A New York native, Santulli earned his undergraduate and graduate degrees in applied mathematics from the Polytechnic Institute of Brooklyn. He made his Wall Street debut in 1969 with Goldman Sachs, a global investment firm. He rose through the ranks quickly, creating the firm’s quantitative analysis group and, later, leading its leasing business unit.

After becoming vice president of investment banking, Santulli left Goldman Sachs to start his own leasing company in 1980. His creation of RTS Helicopters helped shape the face of modern aviation leasing. At its peak, the company had amassed nearly 200 helicopters. In 1984, he purchased Columbus-based charter aviation operator Executive Jet. Two years later, he launched the first-ever fractional aircraft program which he named NetJets, and revolutionized the elite business of owning private jets.

His ingenious concept for joint ownership of private aircraft caught the attention of fellow iconic businessman and NetJets customer Warren Buffett. In 1998, Buffett and his company, Berkshire Hathaway, bought the company for nearly $730 million. As chairman and CEO, Santulli spent more than a decade building NetJets into a globally recognized brand and the largest private aviation company in the world.

In late 2009, he left NetJets to co-found Milestone Aviation Group, currently the global leader in helicopter leasing. Last year, GE Capital acquired Milestone, where Santulli continues to serve as chairman, for nearly $1.8 billion.

Santulli’s success in business is complemented by his philanthropic leadership. He and his wife, Peggy, have been major funding partners of Pelotonia since 2009, and since 2003 he has served as chairman of the Intrepid Fallen Heroes Fund, which has provided almost $200 million in support of U.S. military personnel and families. He also serves on the board of directors at the Mercy Home for Children.

Robert L. Caldwell Jr., Distinguished Service Award

For more than 25 years, Columbus native Robert L. Caldwell Jr. has dedicated himself to enacting societal change and bringing awareness to the racial and financial struggles that exist in our neighborhoods. Drawing on his expertise in the areas of social justice, diversity and equity, collaborative leadership and urban community development, Caldwell has worked closely with Ohio State and the city of Columbus to improve the quality of life for residents in many University District neighborhoods.

At two points in his life, Caldwell lived in low-income communities with the goal of transforming them from the inside out. In 1991, while living in Greenbrier on Columbus’ east side, he helped found TEACH (The Enrichment Association for Community Healing). Nine years later, he moved into Weinland Park near Ohio State’s south campus. His mission was to revitalize the neighborhood, and he began by founding the Weinland Park Community Civic Association.

As president of the association, Caldwell led the creation of a comprehensive economic development plan that would impact more than 100,000 residents, students and employees living and working in and around Weinland Park. He also helped in the conceptualization of the Schoenbaum Family Center, a partnership between Columbus City Schools and Ohio State, and led a major employment initiative to provide training for area residents to prepare them for construction industry jobs.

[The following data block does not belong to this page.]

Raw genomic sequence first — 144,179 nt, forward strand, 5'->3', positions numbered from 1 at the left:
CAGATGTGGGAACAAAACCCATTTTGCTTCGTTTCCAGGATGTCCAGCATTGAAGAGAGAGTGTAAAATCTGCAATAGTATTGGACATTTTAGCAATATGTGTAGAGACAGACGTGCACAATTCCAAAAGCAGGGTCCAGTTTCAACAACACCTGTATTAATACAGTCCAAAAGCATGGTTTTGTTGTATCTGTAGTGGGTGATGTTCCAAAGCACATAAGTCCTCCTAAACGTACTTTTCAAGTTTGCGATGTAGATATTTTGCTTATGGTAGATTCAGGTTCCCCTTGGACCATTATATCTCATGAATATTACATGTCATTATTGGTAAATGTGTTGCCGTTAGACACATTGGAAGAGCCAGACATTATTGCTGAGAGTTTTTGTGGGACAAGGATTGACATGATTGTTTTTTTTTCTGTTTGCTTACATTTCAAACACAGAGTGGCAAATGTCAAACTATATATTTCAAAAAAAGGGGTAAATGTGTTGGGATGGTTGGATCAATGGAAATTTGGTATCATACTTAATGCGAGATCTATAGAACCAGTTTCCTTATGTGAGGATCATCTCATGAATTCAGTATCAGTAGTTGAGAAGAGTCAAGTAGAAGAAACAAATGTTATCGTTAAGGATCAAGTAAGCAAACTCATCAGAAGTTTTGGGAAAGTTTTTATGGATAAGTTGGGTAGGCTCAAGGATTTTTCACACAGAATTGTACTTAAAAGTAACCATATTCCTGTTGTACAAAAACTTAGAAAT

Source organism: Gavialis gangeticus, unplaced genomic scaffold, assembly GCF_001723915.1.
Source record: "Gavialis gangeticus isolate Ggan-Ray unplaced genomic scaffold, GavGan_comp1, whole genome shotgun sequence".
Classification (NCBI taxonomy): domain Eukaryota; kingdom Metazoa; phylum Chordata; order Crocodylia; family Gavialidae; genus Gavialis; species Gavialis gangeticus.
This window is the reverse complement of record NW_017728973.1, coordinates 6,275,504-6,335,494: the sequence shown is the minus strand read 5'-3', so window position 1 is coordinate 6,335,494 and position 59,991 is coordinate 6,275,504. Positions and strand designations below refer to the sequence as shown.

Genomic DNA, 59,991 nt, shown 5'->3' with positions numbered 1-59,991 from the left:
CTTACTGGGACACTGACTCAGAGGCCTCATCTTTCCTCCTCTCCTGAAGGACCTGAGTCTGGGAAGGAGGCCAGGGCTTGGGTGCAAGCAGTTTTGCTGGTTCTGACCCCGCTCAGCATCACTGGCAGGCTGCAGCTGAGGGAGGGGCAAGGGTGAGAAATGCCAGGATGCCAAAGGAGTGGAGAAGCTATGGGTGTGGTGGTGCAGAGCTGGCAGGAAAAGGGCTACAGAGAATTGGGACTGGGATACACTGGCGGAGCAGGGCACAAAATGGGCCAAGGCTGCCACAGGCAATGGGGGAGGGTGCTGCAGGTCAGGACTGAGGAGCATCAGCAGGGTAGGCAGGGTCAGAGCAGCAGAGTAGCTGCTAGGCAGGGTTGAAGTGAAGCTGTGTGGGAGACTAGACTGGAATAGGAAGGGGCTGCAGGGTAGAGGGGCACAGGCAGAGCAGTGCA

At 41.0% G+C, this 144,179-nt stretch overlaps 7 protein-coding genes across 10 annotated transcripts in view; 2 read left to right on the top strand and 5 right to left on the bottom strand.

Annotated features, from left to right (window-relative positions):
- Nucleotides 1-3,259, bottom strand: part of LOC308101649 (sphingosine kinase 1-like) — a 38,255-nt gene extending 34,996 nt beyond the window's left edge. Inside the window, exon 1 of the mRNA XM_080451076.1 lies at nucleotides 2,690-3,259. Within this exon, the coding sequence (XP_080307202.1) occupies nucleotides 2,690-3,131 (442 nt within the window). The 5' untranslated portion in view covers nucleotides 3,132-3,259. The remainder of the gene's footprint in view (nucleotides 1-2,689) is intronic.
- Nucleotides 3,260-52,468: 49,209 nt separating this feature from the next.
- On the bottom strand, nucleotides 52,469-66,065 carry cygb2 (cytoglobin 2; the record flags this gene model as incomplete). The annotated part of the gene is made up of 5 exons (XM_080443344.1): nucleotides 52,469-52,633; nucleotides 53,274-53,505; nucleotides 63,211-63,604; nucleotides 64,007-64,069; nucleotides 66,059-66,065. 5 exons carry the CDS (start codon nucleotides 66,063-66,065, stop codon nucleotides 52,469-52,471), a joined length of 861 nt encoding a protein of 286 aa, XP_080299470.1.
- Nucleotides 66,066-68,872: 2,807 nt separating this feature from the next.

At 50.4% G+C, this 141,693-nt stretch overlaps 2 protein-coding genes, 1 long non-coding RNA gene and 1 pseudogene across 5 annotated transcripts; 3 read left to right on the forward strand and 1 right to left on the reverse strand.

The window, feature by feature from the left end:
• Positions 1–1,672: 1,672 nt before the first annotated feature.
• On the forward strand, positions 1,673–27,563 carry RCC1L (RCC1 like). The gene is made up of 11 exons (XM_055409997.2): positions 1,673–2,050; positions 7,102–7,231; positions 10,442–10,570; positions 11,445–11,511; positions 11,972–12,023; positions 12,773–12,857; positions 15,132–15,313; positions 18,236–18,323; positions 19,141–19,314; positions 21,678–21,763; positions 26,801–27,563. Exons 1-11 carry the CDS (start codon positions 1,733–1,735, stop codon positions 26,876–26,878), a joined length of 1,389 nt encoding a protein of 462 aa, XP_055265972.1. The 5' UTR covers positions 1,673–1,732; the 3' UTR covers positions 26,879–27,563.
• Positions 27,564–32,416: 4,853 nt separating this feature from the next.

He currently serves as executive director of AnswerPoverty.org and as regional director for training and development at Think Tank, Inc. He is a senior fellow at Mission Columbus, managing partner at Community Revitalization Associates, and is the board chair at the University Area Enrichment Association and the University District Freedom School Program.

An inspiring civic leader, Caldwell’s achievements have been recognized by his alma mater, Denison University; the National Alliance to End Homelessness; the Columbus Chamber of Commerce; and the governor of the state of Ohio.

Nancy Hardin Rogers, J.D., Distinguished Service Award

A 1972 graduate of Yale Law School, Nancy Hardin Rogers began her distinguished 40-year career as a faculty member at Ohio State’s law school in 1975. Thanks to her visionary leadership, Rogers rose through the ranks to become vice provost of the university, a position she left in 2001, when she was selected to serve as dean of the Moritz College of Law.

During her tenure, she spearheaded the creation of many innovative programs, including Election Law @ Moritz, the Distinguished Practitioners in Residence program, Mentoring & More @ Moritz and the Law and Leadership Institute, a statewide diversity pipeline focused on increasing law school enrollment from minority and underserved communities.

Rogers was instrumental in establishing a nationally recognized Alternative Dispute Resolution center at Ohio State. She was the first faculty adviser for the Ohio State Journal on Dispute Resolution, a student journal that is now the official journal of the American Bar Association’s Section on Dispute Resolution. She has authored numerous award-winning publications on the subject, including the nation’s foremost dispute resolution textbook, and her leadership was recognized as vital to the drafting and passage of the Uniform Mediation Act.

Respected across the nation for her leadership and legal skills, she left her role as dean in 2008, at the governor’s request, to serve as Ohio’s Attorney General. She has served as president of the Association of American Law Schools, was appointed as one of Ohio’s five commissioners on the National Conference of Commissioners of Uniform State Laws, and was appointed by President Bill Clinton to the board of directors of the Legal Services Corporation.

In 2014, she received the prestigious James F. Henry Award from the International Institute for Conflict Prevention and Resolution. This lifetime achievement award celebrates her remarkable contributions to the legal field as a teacher, scholar and innovator.